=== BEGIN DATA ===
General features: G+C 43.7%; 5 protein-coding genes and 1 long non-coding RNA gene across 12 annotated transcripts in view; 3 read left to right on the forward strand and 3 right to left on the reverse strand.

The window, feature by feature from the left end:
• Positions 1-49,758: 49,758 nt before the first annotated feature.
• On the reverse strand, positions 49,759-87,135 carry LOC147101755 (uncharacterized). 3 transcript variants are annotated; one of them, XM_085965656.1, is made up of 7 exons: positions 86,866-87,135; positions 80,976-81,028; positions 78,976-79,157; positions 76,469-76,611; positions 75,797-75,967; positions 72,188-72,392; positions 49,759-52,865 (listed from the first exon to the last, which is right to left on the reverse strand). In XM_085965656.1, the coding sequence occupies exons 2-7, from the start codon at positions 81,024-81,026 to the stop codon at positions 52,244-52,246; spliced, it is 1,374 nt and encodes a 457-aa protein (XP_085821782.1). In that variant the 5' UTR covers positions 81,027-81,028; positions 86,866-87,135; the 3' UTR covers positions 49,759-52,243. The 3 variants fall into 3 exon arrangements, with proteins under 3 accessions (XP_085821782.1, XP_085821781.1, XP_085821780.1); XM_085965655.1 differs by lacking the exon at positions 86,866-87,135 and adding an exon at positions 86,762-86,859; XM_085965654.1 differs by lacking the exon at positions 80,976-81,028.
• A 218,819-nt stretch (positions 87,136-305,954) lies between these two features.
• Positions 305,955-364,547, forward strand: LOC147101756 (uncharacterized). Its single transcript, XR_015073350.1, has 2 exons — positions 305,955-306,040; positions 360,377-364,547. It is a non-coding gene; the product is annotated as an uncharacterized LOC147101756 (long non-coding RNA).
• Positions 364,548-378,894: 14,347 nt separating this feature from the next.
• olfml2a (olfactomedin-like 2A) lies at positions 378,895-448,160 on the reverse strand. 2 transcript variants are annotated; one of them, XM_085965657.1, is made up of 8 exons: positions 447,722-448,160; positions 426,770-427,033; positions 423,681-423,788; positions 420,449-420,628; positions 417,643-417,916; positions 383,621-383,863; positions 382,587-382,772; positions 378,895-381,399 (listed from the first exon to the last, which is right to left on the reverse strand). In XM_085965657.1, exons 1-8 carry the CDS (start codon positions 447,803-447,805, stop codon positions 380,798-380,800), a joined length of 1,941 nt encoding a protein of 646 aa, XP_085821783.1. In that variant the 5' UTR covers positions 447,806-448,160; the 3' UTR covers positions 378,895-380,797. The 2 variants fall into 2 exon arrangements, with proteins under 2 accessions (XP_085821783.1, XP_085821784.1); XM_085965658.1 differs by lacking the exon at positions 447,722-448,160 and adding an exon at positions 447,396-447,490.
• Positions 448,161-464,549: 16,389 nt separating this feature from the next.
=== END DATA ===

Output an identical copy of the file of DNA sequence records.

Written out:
General features: G+C 43.7%; 5 protein-coding genes and 1 long non-coding RNA gene across 12 annotated transcripts in view; 3 read left to right on the forward strand and 3 right to left on the reverse strand.

The window, feature by feature from the left end:
• Positions 1-49,758: 49,758 nt before the first annotated feature.
• On the reverse strand, positions 49,759-87,135 carry LOC147101755 (uncharacterized). 3 transcript variants are annotated; one of them, XM_085965656.1, is made up of 7 exons: positions 86,866-87,135; positions 80,976-81,028; positions 78,976-79,157; positions 76,469-76,611; positions 75,797-75,967; positions 72,188-72,392; positions 49,759-52,865 (listed from the first exon to the last, which is right to left on the reverse strand). In XM_085965656.1, the coding sequence occupies exons 2-7, from the start codon at positions 81,024-81,026 to the stop codon at positions 52,244-52,246; spliced, it is 1,374 nt and encodes a 457-aa protein (XP_085821782.1). In that variant the 5' UTR covers positions 81,027-81,028; positions 86,866-87,135; the 3' UTR covers positions 49,759-52,243. The 3 variants fall into 3 exon arrangements, with proteins under 3 accessions (XP_085821782.1, XP_085821781.1, XP_085821780.1); XM_085965655.1 differs by lacking the exon at positions 86,866-87,135 and adding an exon at positions 86,762-86,859; XM_085965654.1 differs by lacking the exon at positions 80,976-81,028.
• A 218,819-nt stretch (positions 87,136-305,954) lies between these two features.
• Positions 305,955-364,547, forward strand: LOC147101756 (uncharacterized). Its single transcript, XR_015073350.1, has 2 exons — positions 305,955-306,040; positions 360,377-364,547. It is a non-coding gene; the product is annotated as an uncharacterized LOC147101756 (long non-coding RNA).
• Positions 364,548-378,894: 14,347 nt separating this feature from the next.
• olfml2a (olfactomedin-like 2A) lies at positions 378,895-448,160 on the reverse strand. 2 transcript variants are annotated; one of them, XM_085965657.1, is made up of 8 exons: positions 447,722-448,160; positions 426,770-427,033; positions 423,681-423,788; positions 420,449-420,628; positions 417,643-417,916; positions 383,621-383,863; positions 382,587-382,772; positions 378,895-381,399 (listed from the first exon to the last, which is right to left on the reverse strand). In XM_085965657.1, exons 1-8 carry the CDS (start codon positions 447,803-447,805, stop codon positions 380,798-380,800), a joined length of 1,941 nt encoding a protein of 646 aa, XP_085821783.1. In that variant the 5' UTR covers positions 447,806-448,160; the 3' UTR covers positions 378,895-380,797. The 2 variants fall into 2 exon arrangements, with proteins under 2 accessions (XP_085821783.1, XP_085821784.1); XM_085965658.1 differs by lacking the exon at positions 447,722-448,160 and adding an exon at positions 447,396-447,490.
• Positions 448,161-464,549: 16,389 nt separating this feature from the next.